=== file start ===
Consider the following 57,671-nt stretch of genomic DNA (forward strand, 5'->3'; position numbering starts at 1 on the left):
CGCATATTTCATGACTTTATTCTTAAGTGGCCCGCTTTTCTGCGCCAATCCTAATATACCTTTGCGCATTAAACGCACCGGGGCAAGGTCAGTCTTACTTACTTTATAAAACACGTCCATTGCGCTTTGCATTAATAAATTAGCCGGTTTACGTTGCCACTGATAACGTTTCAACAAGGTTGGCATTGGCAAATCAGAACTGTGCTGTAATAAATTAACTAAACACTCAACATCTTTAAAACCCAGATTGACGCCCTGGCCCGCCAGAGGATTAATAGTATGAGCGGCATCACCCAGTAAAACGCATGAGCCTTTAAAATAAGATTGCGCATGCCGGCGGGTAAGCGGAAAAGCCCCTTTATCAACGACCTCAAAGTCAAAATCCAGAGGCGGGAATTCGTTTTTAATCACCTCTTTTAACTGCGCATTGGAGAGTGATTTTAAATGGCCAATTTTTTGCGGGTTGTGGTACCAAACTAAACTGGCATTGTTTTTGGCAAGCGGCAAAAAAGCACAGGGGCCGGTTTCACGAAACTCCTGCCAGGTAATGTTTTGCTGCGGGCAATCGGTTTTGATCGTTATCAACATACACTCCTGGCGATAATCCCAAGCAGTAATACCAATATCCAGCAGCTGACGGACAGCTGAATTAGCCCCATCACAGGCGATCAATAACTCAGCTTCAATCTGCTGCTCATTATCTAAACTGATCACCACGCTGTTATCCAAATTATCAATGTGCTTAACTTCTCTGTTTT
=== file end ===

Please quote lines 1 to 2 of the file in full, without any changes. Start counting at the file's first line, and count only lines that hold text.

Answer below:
Consider the following 57,671-nt stretch of genomic DNA (forward strand, 5'->3'; position numbering starts at 1 on the left):
CGCATATTTCATGACTTTATTCTTAAGTGGCCCGCTTTTCTGCGCCAATCCTAATATACCTTTGCGCATTAAACGCACCGGGGCAAGGTCAGTCTTACTTACTTTATAAAACACGTCCATTGCGCTTTGCATTAATAAATTAGCCGGTTTACGTTGCCACTGATAACGTTTCAACAAGGTTGGCATTGGCAAATCAGAACTGTGCTGTAATAAATTAACTAAACACTCAACATCTTTAAAACCCAGATTGACGCCCTGGCCCGCCAGAGGATTAATAGTATGAGCGGCATCACCCAGTAAAACGCATGAGCCTTTAAAATAAGATTGCGCATGCCGGCGGGTAAGCGGAAAAGCCCCTTTATCAACGACCTCAAAGTCAAAATCCAGAGGCGGGAATTCGTTTTTAATCACCTCTTTTAACTGCGCATTGGAGAGTGATTTTAAATGGCCAATTTTTTGCGGGTTGTGGTACCAAACTAAACTGGCATTGTTTTTGGCAAGCGGCAAAAAAGCACAGGGGCCGGTTTCACGAAACTCCTGCCAGGTAATGTTTTGCTGCGGGCAATCGGTTTTGATCGTTATCAACATACACTCCTGGCGATAATCCCAAGCAGTAATACCAATATCCAGCAGCTGACGGACAGCTGAATTAGCCCCATCACAGGCGATCAATAACTCAGCTTCAATCTGCTGCTCATTATCTAAACTGATCACCACGCTGTTATCCAAATTATCAATGTGCTTAACTTCTCTGTTTT